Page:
"Shock jock" Howard Stern makes his satellite radio debut

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Tuesday, January 10, 2006

Howard 100 logo

The self-proclaimed "King of All Media", "shock jock" Howard Stern made his debut on Sirius Satellite Radio, being introduced by the new official announcer, actor George Takei. yesterday with liberal use of profanity. Stern made the deal last year to jump to Sirius after increasing pressure from the government, due to fallout after the Super Bowl XXXVIII halftime controversy.

Stern said, "I don't compete on terrestrial radio anymore." Satellite radio is not regulated by the United States government as it is a subscriber service.

In his deal with Sirius, Stern gets two channels, "Howard 100" and "Howard 101". The channels launched in October 2005 under the names "Douche 100" and "Douche 101," filled with mostly dead air. However, due to his contract to former employer, Infinity Broadcasting (now CBS Radio), at the time he could not broadcast on them, so he filled up the time with 24-hour marathons of Wack Pack members until his contract expired on New Year's Day. That day, Stern did a commercial free segment on his two stations, playing clips from his days as a child, to working at WTBU (Boston University college radio), WCCC, W4, WWDC, WNBC, and WXRK. Then on January 3 and 5, Stern and his team did live test broadcasts, listeners did call in during the tests, Stern told them that these were test broadcasts and that debut show would be on January 9.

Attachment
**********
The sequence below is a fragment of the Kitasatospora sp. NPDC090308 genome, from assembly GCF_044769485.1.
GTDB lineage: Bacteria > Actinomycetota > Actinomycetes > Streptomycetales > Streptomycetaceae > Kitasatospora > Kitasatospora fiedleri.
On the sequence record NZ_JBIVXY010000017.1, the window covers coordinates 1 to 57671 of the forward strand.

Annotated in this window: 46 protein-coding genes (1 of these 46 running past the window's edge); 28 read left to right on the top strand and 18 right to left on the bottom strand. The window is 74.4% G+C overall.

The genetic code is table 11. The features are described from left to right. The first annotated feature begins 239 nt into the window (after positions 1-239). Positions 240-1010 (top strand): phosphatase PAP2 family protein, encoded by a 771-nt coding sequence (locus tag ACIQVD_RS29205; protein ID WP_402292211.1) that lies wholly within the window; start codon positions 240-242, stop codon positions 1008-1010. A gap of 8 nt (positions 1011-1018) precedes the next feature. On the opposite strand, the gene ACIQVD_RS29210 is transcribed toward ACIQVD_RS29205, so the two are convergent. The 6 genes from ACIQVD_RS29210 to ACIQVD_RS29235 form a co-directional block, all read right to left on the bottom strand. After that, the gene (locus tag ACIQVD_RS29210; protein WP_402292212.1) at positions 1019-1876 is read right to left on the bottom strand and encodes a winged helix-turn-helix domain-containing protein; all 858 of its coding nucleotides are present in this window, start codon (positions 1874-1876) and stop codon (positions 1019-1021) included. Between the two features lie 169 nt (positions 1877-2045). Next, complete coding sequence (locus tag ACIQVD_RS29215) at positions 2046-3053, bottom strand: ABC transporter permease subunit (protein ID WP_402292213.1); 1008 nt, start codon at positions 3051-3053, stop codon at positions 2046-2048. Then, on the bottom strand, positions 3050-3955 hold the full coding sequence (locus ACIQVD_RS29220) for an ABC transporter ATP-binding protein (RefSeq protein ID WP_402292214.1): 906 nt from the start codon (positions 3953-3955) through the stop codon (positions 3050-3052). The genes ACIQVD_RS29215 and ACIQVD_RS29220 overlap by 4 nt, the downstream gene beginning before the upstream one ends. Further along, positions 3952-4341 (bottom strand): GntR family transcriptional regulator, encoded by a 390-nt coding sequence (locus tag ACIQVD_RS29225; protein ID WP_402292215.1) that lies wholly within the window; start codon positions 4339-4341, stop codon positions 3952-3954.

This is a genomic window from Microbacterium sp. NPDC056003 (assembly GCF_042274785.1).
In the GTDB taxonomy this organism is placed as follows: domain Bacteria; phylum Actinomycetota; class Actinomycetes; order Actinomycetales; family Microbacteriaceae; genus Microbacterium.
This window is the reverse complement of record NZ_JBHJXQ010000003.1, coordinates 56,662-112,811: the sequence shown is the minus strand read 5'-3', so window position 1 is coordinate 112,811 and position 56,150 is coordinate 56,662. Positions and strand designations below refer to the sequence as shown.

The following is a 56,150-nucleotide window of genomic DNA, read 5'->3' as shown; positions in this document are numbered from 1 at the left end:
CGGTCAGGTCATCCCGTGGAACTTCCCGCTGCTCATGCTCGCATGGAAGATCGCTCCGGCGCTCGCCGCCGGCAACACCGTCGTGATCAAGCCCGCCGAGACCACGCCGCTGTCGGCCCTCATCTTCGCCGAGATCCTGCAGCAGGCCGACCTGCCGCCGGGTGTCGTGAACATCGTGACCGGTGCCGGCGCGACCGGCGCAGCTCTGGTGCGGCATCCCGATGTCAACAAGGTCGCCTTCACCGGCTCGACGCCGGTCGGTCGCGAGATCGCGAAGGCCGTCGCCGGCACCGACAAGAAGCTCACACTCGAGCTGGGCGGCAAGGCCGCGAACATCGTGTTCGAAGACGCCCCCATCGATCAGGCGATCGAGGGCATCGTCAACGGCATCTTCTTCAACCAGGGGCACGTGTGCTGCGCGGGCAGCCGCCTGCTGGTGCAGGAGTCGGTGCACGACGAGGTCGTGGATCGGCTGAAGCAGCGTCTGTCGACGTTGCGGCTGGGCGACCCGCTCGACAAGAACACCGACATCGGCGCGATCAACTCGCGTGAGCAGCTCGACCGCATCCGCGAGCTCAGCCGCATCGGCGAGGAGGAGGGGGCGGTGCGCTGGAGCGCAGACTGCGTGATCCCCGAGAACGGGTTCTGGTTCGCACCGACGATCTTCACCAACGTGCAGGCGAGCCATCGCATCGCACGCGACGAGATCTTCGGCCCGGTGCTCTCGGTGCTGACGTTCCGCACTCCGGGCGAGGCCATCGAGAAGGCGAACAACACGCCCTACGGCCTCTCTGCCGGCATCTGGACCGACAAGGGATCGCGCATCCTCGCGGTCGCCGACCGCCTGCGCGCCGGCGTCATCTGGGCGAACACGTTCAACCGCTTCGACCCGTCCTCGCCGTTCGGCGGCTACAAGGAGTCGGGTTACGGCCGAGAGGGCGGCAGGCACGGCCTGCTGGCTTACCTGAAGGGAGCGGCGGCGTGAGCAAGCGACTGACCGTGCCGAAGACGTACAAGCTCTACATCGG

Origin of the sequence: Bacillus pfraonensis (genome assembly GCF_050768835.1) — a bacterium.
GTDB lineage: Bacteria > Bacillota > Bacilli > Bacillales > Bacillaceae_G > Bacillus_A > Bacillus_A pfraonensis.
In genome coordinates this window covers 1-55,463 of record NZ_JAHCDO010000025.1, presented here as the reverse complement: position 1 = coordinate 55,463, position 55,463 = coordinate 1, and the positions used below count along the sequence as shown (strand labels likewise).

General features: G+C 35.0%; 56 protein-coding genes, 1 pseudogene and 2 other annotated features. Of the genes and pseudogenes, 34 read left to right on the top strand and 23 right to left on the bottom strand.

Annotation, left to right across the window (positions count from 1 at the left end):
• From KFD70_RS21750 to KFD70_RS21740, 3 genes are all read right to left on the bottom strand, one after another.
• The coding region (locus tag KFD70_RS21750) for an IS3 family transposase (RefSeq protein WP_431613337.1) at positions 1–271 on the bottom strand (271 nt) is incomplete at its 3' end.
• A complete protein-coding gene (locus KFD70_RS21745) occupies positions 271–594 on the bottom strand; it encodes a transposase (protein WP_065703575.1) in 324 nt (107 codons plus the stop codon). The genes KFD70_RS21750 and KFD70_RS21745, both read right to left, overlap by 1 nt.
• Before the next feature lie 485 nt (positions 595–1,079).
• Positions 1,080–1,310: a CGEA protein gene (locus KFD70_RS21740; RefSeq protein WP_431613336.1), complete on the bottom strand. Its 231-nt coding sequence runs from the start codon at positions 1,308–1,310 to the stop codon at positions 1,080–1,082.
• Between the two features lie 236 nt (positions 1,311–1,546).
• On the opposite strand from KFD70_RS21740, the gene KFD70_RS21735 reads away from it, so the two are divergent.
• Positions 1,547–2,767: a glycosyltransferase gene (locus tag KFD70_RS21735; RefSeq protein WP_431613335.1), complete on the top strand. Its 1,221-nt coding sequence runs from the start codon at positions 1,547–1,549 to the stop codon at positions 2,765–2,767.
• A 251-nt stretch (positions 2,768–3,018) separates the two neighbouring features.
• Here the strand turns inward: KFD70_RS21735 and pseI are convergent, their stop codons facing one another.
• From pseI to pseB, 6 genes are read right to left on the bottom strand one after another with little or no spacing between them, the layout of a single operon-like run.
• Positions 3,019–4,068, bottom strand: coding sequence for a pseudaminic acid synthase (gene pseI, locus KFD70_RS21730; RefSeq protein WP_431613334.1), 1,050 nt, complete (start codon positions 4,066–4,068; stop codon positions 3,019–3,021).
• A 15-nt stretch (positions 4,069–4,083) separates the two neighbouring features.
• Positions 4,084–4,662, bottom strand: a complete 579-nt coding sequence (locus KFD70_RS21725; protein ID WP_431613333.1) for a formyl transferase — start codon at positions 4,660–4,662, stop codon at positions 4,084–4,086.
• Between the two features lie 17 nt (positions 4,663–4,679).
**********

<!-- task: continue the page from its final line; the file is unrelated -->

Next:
Stern began his career in his family's basement, making tapes of fictional radio programs. He then moved into real broadcasting when he began a show at WTBU, Boston University's college radio station. He then moved on to Hartford's WCCC, followed by WWWW (W4), before landing a job at DC-101, WWDC, there his morning show became a big hit but was fired for criticizing the station. A notable incident happened the day after the crash of Air Florida Flight 90. He called Air Florida asking how much a one-way trip from the Washington National Airport to the 14th Street Bridge would cost. He then moved to New York's WNBC-AM were he had an overnight program (since Don Imus had the morning show). WNBC management attemepted to control Stern but not to much success he was eventually fired before WXRK "K-Rock" picked him up and where history was made from then on.

With the departure of Stern, K-Rock and some other stations have switched to a francished format know as Free FM. CBS Radio also replaced Stern with Van Halen guitarist David Lee Roth on the East Coast, comedic radio personality Adam Corrolla on the West Coast and a lesser-known DJ know as Rover.

Sources

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